a note on (personal) history
he was really onto something, that playwright who we know to be noteworthy but can’t recall any of his work. his words, yes.
youth is wasted on the young. george bernard shaw.
i’ve heard this before, too: nostalgia stems from the greek word for pain. seems true but would it matter if it wasn’t? whether it’s a correction or a false truth or how i misprinted it in my mind, it’s nonetheless how it registers. memory is nothing if not subjective.
what’s to love about these recollections is that the colors have neither faded nor saturated with time. everything is the same except for the distance. the span between then and now contains just enough airspace to both choke on and call out after those memories.
we had a particular habit come sundays.
after a long night hopping taxis we weren’t yet old enough to drive and slithering into bars that pretended we were. after crashing at someone’s parents’ apartment that was never occupied in favor of connecticut or checking into hotels on cards that were neither paid by us nor glanced at by those who did. after wandering streets with whoever happened to walk out when we did, hazy and thick enough to believe we were alone in our singular experience. after drinking or dropping or smoking just enough to make ours a swaying stance, fighting our self-imposed thinness, acting bold enough to be free while pantomiming the motions of those around us. after we were thoroughly kissed and professed love to by boys whose names sounded like colleges or their grandfathers or long-dead poets.
after all of this.
we’d take brunch someplace nearby and languish for a period before coming back to life. waking up even though our eyes were long wide open. i have to go see my great aunt, one would say. i’ll catch up with you later, another would echo. my mother is coming in to take me shopping, one would call out, already halfway out the door.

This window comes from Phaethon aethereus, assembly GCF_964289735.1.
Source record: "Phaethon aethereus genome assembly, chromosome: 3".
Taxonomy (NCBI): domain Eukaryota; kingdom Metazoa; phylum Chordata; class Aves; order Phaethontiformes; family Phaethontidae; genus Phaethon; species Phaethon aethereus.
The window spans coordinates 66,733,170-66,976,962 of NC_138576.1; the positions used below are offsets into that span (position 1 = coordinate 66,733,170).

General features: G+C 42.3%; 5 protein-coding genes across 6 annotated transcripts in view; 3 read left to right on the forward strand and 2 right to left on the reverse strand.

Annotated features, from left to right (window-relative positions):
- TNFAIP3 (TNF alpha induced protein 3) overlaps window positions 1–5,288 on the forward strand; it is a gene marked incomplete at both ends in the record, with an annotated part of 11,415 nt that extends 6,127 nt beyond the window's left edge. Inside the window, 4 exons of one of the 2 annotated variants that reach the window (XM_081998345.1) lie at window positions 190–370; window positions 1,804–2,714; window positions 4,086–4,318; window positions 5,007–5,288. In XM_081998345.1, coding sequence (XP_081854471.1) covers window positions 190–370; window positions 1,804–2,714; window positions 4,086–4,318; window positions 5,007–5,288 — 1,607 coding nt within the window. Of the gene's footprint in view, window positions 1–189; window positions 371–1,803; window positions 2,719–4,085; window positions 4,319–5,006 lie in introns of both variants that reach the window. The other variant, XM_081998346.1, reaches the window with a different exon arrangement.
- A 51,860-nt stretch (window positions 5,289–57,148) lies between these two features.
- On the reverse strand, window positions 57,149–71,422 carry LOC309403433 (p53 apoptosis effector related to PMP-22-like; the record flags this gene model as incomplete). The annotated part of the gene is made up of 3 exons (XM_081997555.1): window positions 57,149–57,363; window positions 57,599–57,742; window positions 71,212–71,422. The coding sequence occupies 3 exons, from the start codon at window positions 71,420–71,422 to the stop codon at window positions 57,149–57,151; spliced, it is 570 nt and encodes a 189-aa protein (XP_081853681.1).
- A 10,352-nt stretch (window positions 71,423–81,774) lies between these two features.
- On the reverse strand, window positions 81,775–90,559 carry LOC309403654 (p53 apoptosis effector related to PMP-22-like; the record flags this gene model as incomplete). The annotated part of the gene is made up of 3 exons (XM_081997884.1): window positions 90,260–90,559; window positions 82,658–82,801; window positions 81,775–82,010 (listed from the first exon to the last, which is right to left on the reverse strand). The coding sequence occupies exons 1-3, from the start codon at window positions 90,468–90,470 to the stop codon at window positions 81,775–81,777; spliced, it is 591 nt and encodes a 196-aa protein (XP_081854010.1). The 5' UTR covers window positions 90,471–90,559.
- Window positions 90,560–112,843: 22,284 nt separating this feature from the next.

the remaining pack would migrate to an open space. the park or bergdorf’s or some empty sidewalk downtown, maybe. but we’d go to the museum - to the temple - never bothering to investigate where dendur actually sat on a map.
sprawled out on the marble ledge, relaying the missed stories centered on truths and half-truths, filling in the blanks for one another all while staring straight up towards the glass roof. sometimes i observed the tourists from some middle state (just like me), never nearly as bad as people characterized them.
it disrupts the narrative when people act as if it’s theirs. a city, any city, as their worldly possession. it wasn’t, it’s not, it never will be. it belongs to everyone and therefore belongs to no one.
not even the figments of the nights prior were ours. either because they couldn’t be recalled under the black blanket of obliteration or because we physically shoved them aside to make room for rational, whole thoughts.
come late afternoon as the train chugged back north, empty save for us, it always rained (or did it?). with and without exaggeration, it was unfailingly gray and wet and tired. like heavy consciouses, weighed down by whatever condensed in the fog of our altered states.
whatever we were attempting to drown in those isolated rivers.
things we quickly pushed to the surface once we reached the estuary where our contained privilege met the rest of the world.
[laura (thunderstorm) / 2007 / ryan mcginley]